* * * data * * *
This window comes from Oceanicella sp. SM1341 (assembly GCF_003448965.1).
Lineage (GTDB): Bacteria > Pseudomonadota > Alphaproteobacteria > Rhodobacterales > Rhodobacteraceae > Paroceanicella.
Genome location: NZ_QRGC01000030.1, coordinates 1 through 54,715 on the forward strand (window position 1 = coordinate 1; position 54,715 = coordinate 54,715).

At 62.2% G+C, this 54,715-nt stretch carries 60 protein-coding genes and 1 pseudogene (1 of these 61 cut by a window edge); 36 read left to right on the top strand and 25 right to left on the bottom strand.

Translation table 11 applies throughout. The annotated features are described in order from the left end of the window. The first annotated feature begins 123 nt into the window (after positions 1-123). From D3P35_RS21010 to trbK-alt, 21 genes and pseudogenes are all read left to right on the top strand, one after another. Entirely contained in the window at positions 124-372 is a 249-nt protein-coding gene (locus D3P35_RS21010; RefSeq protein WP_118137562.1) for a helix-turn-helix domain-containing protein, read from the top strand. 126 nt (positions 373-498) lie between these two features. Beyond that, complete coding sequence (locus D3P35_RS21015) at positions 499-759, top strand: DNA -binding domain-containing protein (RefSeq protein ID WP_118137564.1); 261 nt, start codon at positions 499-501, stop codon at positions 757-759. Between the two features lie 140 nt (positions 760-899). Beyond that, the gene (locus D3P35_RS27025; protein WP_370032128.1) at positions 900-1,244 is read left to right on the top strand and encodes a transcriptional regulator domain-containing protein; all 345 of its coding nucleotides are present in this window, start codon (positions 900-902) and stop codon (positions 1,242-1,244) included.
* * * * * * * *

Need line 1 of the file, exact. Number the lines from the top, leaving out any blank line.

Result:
This window comes from Oceanicella sp. SM1341 (assembly GCF_003448965.1).